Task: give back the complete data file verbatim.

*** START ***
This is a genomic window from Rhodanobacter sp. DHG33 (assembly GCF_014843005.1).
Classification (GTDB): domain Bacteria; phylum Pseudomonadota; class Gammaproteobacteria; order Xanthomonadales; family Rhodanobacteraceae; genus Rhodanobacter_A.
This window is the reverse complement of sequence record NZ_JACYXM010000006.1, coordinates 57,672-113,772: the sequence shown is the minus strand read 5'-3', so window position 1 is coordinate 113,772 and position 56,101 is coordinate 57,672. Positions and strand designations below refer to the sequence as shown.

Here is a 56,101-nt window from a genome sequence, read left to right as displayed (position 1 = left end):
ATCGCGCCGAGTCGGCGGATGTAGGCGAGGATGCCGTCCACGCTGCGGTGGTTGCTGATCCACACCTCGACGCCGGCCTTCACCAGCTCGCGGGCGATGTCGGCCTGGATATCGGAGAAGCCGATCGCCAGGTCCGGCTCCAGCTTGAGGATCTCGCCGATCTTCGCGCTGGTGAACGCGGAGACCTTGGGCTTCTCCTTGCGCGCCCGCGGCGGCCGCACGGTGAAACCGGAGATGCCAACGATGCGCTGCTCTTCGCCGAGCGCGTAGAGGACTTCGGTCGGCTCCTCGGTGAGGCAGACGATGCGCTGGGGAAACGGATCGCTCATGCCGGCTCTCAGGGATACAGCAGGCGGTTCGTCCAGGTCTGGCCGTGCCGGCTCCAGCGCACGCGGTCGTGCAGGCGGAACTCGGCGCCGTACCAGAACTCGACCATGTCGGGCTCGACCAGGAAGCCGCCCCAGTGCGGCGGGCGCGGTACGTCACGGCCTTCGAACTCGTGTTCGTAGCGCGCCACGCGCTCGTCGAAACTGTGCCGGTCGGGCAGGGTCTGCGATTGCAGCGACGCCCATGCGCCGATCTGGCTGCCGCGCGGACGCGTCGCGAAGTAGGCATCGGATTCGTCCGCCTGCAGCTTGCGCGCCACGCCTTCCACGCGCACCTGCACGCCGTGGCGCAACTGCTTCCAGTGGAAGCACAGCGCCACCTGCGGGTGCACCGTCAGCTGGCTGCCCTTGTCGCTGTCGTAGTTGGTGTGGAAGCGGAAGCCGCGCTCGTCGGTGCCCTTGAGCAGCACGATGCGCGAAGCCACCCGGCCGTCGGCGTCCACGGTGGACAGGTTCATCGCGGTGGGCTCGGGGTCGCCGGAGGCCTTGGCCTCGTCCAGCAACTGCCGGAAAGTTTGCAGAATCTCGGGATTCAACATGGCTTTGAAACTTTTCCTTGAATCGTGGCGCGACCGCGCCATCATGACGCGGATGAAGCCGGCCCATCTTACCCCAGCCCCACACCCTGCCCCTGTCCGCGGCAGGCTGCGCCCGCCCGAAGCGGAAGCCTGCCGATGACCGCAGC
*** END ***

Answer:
This is a genomic window from Rhodanobacter sp. DHG33 (assembly GCF_014843005.1).
Classification (GTDB): domain Bacteria; phylum Pseudomonadota; class Gammaproteobacteria; order Xanthomonadales; family Rhodanobacteraceae; genus Rhodanobacter_A.
This window is the reverse complement of sequence record NZ_JACYXM010000006.1, coordinates 57,672-113,772: the sequence shown is the minus strand read 5'-3', so window position 1 is coordinate 113,772 and position 56,101 is coordinate 57,672. Positions and strand designations below refer to the sequence as shown.

Here is a 56,101-nt window from a genome sequence, read left to right as displayed (position 1 = left end):
ATCGCGCCGAGTCGGCGGATGTAGGCGAGGATGCCGTCCACGCTGCGGTGGTTGCTGATCCACACCTCGACGCCGGCCTTCACCAGCTCGCGGGCGATGTCGGCCTGGATATCGGAGAAGCCGATCGCCAGGTCCGGCTCCAGCTTGAGGATCTCGCCGATCTTCGCGCTGGTGAACGCGGAGACCTTGGGCTTCTCCTTGCGCGCCCGCGGCGGCCGCACGGTGAAACCGGAGATGCCAACGATGCGCTGCTCTTCGCCGAGCGCGTAGAGGACTTCGGTCGGCTCCTCGGTGAGGCAGACGATGCGCTGGGGAAACGGATCGCTCATGCCGGCTCTCAGGGATACAGCAGGCGGTTCGTCCAGGTCTGGCCGTGCCGGCTCCAGCGCACGCGGTCGTGCAGGCGGAACTCGGCGCCGTACCAGAACTCGACCATGTCGGGCTCGACCAGGAAGCCGCCCCAGTGCGGCGGGCGCGGTACGTCACGGCCTTCGAACTCGTGTTCGTAGCGCGCCACGCGCTCGTCGAAACTGTGCCGGTCGGGCAGGGTCTGCGATTGCAGCGACGCCCATGCGCCGATCTGGCTGCCGCGCGGACGCGTCGCGAAGTAGGCATCGGATTCGTCCGCCTGCAGCTTGCGCGCCACGCCTTCCACGCGCACCTGCACGCCGTGGCGCAACTGCTTCCAGTGGAAGCACAGCGCCACCTGCGGGTGCACCGTCAGCTGGCTGCCCTTGTCGCTGTCGTAGTTGGTGTGGAAGCGGAAGCCGCGCTCGTCGGTGCCCTTGAGCAGCACGATGCGCGAAGCCACCCGGCCGTCGGCGTCCACGGTGGACAGGTTCATCGCGGTGGGCTCGGGGTCGCCGGAGGCCTTGGCCTCGTCCAGCAACTGCCGGAAAGTTTGCAGAATCTCGGGATTCAACATGGCTTTGAAACTTTTCCTTGAATCGTGGCGCGACCGCGCCATCATGACGCGGATGAAGCCGGCCCATCTTACCCCAGCCCCACACCCTGCCCCTGTCCGCGGCAGGCTGCGCCCGCCCGAAGCGGAAGCCTGCCGATGACCGCAGC